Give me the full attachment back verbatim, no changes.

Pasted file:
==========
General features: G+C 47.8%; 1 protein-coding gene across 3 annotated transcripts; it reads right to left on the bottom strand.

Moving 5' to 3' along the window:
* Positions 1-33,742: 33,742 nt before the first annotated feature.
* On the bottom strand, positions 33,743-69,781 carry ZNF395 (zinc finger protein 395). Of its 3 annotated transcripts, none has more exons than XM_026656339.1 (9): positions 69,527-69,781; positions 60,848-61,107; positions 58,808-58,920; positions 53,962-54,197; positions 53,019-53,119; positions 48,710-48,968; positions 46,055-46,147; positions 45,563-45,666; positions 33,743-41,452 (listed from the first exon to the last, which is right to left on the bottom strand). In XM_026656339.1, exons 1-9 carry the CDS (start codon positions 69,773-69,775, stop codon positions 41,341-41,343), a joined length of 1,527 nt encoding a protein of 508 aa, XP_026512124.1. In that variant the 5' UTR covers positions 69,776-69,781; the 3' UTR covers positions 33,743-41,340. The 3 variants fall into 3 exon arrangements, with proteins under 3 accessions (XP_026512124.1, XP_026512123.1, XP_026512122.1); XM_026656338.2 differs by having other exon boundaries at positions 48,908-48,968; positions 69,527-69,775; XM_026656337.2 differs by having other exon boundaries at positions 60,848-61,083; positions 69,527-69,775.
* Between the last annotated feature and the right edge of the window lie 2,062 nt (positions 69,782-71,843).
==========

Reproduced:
General features: G+C 47.8%; 1 protein-coding gene across 3 annotated transcripts; it reads right to left on the bottom strand.

Moving 5' to 3' along the window:
* Positions 1-33,742: 33,742 nt before the first annotated feature.
* On the bottom strand, positions 33,743-69,781 carry ZNF395 (zinc finger protein 395). Of its 3 annotated transcripts, none has more exons than XM_026656339.1 (9): positions 69,527-69,781; positions 60,848-61,107; positions 58,808-58,920; positions 53,962-54,197; positions 53,019-53,119; positions 48,710-48,968; positions 46,055-46,147; positions 45,563-45,666; positions 33,743-41,452 (listed from the first exon to the last, which is right to left on the bottom strand). In XM_026656339.1, exons 1-9 carry the CDS (start codon positions 69,773-69,775, stop codon positions 41,341-41,343), a joined length of 1,527 nt encoding a protein of 508 aa, XP_026512124.1. In that variant the 5' UTR covers positions 69,776-69,781; the 3' UTR covers positions 33,743-41,340. The 3 variants fall into 3 exon arrangements, with proteins under 3 accessions (XP_026512124.1, XP_026512123.1, XP_026512122.1); XM_026656338.2 differs by having other exon boundaries at positions 48,908-48,968; positions 69,527-69,775; XM_026656337.2 differs by having other exon boundaries at positions 60,848-61,083; positions 69,527-69,775.
* Between the last annotated feature and the right edge of the window lie 2,062 nt (positions 69,782-71,843).